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Sinking New Orleans

Photo by Emmanuel Appiah @exappiah

By Carmen Roxanna (New Orleans, LA) – As the Mississippi River soil that formed New Orleans dries out and compacts, the earth has been sinking across the city. However, few areas are in as bad condition as a portion of New Orleans East known as Village de L’Est, a community that is predominately Black and Vietnamese. Interestingly enough, a 2016 study conducted by NASA identified groundwater use from a nearby, now-closed power plant as the primary cause for the sinking. The plant’s owner, Entergy New Orleans, disputes liability for the collapse. Recently, a new power plant was constructed that uses surface water instead of groundwater. Yet still, there is nowhere for the locals to turn for assistance as their homes continue to sink and their foundations to deteriorate.

According to US Geological Survey statistics, Entergy’s Michoud power station was the largest groundwater consumer in New Orleans before it closed in 2015. It was responsible for up to 11 million gallons of groundwater per day, which is equivalent to 90% of all groundwater extracted in Orleans parish. Over-pumping of groundwater from subsurface aquifers can produce a hole in the aquifer, which can occasionally cause the land above to collapse. According to the US Geological Survey, groundwater over-pumping accounts for more than 80% of countrywide subsidence. According to NASA research, the land at Village de L’Est has been subsiding at a pace of up to 1.5 inches each year, which is more than five times the average rate for New Orleans.

The groundwater consumption and subsidence were initially brought up by Village de L’Est residents in 2016, according to NASA. Because of its role in contributing to global warming, the climate-vulnerable community recently attempted to stop Entergy’s new gas-fired power station. Nevertheless, despite proof that professional actors were utilized to pretend that the facility had local support, the New Orleans city council approved it. In 1992, James Wright acquired a home in the New Orleans East district from his brother. Then a few years ago Wright’s boat, which was kept in his backyard, was almost completely engulfed by the earth. “I can tell the house is sinking. You see how the driveway is falling apart?” he said, pointing to cracked and slanted cement during an interview with The Guardian.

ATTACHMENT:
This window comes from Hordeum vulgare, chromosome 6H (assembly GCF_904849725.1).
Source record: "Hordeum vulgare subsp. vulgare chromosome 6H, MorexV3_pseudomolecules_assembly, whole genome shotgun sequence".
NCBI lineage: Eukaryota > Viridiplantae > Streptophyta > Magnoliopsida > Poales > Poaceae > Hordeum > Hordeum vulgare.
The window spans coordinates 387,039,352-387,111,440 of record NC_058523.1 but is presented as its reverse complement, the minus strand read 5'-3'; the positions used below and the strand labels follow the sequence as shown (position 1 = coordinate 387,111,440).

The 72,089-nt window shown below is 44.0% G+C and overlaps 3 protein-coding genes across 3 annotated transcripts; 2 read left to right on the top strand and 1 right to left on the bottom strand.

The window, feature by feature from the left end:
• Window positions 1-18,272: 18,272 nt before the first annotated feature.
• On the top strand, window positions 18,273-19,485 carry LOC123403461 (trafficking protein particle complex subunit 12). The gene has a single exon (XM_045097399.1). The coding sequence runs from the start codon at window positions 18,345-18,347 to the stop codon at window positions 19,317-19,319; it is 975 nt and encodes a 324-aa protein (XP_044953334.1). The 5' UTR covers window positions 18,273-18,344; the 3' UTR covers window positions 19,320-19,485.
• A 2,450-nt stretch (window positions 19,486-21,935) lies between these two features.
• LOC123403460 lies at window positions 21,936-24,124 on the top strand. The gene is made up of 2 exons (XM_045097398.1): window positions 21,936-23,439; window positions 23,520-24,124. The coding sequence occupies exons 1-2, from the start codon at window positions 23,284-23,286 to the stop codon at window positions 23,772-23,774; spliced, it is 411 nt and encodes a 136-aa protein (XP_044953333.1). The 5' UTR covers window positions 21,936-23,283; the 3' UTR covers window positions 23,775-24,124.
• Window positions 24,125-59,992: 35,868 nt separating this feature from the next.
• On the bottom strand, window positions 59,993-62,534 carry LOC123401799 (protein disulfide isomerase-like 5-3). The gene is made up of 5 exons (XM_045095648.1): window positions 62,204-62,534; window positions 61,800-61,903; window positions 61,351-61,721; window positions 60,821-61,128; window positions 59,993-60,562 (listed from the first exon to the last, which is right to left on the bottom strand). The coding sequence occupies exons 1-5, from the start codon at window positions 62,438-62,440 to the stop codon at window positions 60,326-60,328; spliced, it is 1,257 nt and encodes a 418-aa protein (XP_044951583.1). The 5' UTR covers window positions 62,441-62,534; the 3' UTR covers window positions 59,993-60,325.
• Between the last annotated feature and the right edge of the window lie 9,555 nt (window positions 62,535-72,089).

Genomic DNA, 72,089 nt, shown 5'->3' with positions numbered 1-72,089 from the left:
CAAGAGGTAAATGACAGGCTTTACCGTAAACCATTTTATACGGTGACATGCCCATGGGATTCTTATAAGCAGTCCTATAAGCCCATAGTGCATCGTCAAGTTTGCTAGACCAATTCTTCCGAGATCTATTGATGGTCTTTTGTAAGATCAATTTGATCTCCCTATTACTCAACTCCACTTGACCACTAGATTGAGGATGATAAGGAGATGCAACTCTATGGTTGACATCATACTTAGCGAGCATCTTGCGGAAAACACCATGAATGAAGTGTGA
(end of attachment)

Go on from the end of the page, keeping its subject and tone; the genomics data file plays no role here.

Since 1960, some sites close to the facility have sunk up to 1.5 feet. Local levees that were strengthened following Hurricane Katrina have also recently sunk. Cathleen Jones, a senior research scientist with the NASA Jet Propulsion Laboratory and the primary author of a 2016 study that determined the reason for the sinking ground surrounding the Entergy facility, asserted that if the land is subsiding, then the levee must also be subsiding. Water and gas pipes can also rupture under extreme circumstances. Gas leaks brought on by subsidence were blamed for a number of home explosions in the neighborhood in the 1970s. Black people have historically been pushed into low-lying, prone-to-flooding parts of the city, such New Orleans East, by discriminatory policies at the federal, state, and municipal levels. The area has a lower elevation than Uptown and the French Quarter, which are dominated by white people and were constructed on the Mississippi River’s original banks. According to preliminary data, there was minimal sinking generally in the New Orleans region. According to Ann Chen, an assistant professor at the University of Texas in Austin who is working on the project, the map does not depict subsidence at the neighborhood level because it covers such a large area of land. Subsidence that results from groundwater pumping may be irreversible if the aquifers fall below previously recorded lows. “A lot of subsidence doesn’t recover even after the groundwater pumping stops,” she said. “Those are the types of things we hope to avoid through better monitoring.” The sinking in the New Orleans East region will be more closely examined by Chen’s team.

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